While wimpy ARM servers don't have a power advantage, they may have a scalability advantage. As we all know, Apache doesn't scale with a lot of connections to the server. Doubling the number of CPU cores inside a server won't help. But, doubling the number of servers will.
In other words, consider an Apache server that handles 5k connections. Doubling the number cores within the server will only increase that to 6k connections. However, two separate servers can handle 5k connections each, or 10k total.
Thus, many wimpy ARM servers running Apache is preferable to a single beefy server.
However, the same effect is done with VMs on a beefy server. If you reach Apache's scalability problems, just create multiple VMs on the same same server. So this isn't necessary an inherent advantage of wimpiness.
In any case, with our wimpy Apache array, we still need a load balancer in front it it. That's going to be a beefy computer running something like nginx. It's likely that this server is beefy enough to just run our application in the first place, had we written it in a scalable asynchronous manner to begin with instead of Apache threads. In other words, the wimpy servers haven't so much solve the scalability problem so much as moved it around.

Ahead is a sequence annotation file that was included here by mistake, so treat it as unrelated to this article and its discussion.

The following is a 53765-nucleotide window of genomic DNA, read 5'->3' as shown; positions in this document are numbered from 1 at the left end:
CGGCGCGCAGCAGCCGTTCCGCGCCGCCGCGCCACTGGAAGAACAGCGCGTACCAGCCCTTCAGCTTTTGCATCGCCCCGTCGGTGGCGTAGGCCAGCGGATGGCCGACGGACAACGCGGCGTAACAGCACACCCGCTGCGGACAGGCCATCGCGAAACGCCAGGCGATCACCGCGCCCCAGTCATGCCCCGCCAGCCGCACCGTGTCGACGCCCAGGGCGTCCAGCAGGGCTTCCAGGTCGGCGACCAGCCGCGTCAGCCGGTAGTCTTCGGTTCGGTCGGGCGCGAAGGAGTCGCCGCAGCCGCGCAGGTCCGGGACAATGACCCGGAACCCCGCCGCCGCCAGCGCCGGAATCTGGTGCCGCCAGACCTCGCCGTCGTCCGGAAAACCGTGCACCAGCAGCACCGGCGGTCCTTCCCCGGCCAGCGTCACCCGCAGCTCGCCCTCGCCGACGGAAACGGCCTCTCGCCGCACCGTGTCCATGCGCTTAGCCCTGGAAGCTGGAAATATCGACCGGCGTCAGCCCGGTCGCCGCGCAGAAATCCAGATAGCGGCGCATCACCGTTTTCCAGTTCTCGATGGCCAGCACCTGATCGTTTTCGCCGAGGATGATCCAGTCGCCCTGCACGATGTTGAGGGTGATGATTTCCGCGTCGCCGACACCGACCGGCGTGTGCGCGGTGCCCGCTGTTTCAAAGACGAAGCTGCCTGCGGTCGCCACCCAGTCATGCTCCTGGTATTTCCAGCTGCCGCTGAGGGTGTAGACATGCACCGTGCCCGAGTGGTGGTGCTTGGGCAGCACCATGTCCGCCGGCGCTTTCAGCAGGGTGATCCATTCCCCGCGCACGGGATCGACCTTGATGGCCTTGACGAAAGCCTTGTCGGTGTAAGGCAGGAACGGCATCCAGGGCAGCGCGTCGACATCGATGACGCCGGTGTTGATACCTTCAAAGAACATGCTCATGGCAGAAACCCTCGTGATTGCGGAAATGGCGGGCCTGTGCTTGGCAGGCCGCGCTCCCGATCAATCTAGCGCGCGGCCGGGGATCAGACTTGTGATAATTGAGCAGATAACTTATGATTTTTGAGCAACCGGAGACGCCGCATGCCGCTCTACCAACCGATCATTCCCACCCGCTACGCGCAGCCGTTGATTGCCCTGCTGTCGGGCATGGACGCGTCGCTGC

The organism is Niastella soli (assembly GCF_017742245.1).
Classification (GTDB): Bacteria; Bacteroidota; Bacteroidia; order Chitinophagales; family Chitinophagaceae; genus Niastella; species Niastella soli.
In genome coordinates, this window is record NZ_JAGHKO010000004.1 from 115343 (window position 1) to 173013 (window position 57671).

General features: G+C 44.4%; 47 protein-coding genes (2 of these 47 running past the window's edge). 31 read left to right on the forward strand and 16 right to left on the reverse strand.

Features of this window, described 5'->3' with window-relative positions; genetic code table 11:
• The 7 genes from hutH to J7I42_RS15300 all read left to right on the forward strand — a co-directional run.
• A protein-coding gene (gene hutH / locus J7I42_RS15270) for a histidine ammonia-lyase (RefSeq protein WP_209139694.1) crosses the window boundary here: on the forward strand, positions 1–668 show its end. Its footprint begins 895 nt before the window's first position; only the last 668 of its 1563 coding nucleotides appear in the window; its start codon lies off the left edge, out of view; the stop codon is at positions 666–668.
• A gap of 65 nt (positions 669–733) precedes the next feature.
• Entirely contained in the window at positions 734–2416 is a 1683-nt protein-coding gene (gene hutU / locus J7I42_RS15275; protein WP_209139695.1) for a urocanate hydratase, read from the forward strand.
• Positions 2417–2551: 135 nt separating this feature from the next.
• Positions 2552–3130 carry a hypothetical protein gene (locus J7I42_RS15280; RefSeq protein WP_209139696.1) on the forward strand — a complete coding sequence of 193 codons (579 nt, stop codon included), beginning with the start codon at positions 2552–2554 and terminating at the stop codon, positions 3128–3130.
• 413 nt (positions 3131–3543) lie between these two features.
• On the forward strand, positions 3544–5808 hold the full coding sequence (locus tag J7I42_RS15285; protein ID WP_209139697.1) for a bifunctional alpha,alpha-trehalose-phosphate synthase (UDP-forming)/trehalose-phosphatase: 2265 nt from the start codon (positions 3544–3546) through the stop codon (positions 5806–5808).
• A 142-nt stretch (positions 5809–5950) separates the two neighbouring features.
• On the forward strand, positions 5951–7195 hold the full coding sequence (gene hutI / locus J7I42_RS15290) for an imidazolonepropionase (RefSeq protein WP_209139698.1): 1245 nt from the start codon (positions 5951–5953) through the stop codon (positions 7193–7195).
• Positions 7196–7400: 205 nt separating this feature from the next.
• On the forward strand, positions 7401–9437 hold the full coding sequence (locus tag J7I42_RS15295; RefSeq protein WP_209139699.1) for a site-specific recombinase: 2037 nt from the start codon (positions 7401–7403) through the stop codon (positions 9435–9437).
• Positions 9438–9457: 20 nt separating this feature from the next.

Scalability is not just Apache
Lots of other things than just Apache have scalability issues, and not all of them can be broken down into multiple servers.
Consider the .com DNS server. There are 100 million domains. Assuming 100 bytes per domain, that means these DNS servers need 10 gigabytes of RAM. That's not possible with today's 32-bit ARM servers. Thus, instead of thousands of ARM servers using anycast, you still need a smaller number of beefier servers.
While scalable servers like nginx are rapidly becoming more popular, Apache is still the dominant web platform. Arrays of wimpy computers (or VMs on beefy computers) will be a way of dealing with Apache. The smarter alternative is just write better software.